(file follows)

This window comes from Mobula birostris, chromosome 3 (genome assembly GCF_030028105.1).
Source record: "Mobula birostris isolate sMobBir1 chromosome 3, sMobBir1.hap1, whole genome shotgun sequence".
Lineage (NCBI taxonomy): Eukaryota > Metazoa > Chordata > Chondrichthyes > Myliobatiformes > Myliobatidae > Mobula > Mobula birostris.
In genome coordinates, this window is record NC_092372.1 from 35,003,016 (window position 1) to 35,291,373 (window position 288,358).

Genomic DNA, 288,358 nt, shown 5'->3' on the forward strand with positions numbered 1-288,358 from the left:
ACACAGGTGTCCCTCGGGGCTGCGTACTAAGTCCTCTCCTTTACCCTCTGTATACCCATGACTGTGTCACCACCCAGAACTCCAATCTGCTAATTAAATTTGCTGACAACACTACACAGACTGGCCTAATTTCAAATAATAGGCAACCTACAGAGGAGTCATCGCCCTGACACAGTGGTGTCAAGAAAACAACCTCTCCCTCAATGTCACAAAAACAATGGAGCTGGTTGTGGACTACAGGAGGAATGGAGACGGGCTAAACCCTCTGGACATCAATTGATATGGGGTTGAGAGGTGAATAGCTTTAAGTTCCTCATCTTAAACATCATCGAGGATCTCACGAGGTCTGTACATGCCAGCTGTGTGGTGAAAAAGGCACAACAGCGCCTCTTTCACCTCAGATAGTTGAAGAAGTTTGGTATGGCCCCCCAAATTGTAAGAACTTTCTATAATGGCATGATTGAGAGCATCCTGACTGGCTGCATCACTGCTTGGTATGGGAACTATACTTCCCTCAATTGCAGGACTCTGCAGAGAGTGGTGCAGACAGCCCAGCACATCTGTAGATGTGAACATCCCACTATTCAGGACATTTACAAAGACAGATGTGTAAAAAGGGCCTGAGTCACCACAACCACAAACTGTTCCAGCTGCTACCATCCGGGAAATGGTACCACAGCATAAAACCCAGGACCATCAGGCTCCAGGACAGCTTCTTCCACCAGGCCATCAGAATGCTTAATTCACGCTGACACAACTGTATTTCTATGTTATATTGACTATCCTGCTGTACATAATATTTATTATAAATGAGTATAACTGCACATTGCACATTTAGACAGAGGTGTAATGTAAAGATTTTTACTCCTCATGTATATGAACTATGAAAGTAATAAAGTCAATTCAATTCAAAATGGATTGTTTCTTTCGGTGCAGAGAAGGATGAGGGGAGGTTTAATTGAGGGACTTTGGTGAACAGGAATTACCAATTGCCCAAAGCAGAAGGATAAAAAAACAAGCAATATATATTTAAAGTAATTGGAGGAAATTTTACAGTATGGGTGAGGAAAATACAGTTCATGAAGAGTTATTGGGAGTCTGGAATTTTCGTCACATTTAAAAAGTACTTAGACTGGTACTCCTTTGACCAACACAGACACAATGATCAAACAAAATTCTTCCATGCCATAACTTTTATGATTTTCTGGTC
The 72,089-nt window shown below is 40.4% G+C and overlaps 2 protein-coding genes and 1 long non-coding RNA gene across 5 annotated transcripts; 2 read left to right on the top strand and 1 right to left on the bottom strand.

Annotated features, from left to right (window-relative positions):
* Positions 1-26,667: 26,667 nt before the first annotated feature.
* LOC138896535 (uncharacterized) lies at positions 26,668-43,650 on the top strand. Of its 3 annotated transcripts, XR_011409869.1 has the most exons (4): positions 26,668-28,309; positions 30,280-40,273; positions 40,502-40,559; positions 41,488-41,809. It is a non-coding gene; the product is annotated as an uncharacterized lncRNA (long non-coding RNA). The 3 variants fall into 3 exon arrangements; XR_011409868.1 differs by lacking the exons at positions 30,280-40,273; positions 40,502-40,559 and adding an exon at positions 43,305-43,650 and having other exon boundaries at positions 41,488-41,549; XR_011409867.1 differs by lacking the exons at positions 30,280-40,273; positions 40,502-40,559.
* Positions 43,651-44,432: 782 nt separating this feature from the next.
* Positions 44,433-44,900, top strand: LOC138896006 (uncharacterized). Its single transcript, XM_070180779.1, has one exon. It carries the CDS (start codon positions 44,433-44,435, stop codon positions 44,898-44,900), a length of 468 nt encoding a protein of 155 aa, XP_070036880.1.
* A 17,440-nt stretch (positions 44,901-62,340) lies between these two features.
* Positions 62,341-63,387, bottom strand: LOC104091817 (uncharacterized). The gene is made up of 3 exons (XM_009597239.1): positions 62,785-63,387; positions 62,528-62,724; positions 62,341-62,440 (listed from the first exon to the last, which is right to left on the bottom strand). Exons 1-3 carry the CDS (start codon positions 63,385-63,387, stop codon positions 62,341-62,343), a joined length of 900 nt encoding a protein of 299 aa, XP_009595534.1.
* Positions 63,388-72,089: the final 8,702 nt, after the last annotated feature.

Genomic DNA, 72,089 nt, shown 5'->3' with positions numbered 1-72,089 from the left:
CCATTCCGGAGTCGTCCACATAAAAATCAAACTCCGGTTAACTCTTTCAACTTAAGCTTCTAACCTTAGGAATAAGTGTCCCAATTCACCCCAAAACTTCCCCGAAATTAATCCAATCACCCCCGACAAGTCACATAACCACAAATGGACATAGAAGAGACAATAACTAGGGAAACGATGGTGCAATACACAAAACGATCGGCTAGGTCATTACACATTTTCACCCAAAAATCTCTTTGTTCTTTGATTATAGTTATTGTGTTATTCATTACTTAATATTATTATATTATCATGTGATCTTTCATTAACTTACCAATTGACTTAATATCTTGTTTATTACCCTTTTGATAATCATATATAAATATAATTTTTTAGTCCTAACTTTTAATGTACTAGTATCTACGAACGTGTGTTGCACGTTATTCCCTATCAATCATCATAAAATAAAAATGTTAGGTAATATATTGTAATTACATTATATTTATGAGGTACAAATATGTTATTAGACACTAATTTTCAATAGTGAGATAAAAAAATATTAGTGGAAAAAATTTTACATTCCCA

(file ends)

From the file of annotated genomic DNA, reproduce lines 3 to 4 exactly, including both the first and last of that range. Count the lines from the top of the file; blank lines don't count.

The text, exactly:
Lineage (NCBI taxonomy): Eukaryota > Metazoa > Chordata > Chondrichthyes > Myliobatiformes > Myliobatidae > Mobula > Mobula birostris.
In genome coordinates, this window is record NC_092372.1 from 35,003,016 (window position 1) to 35,291,373 (window position 288,358).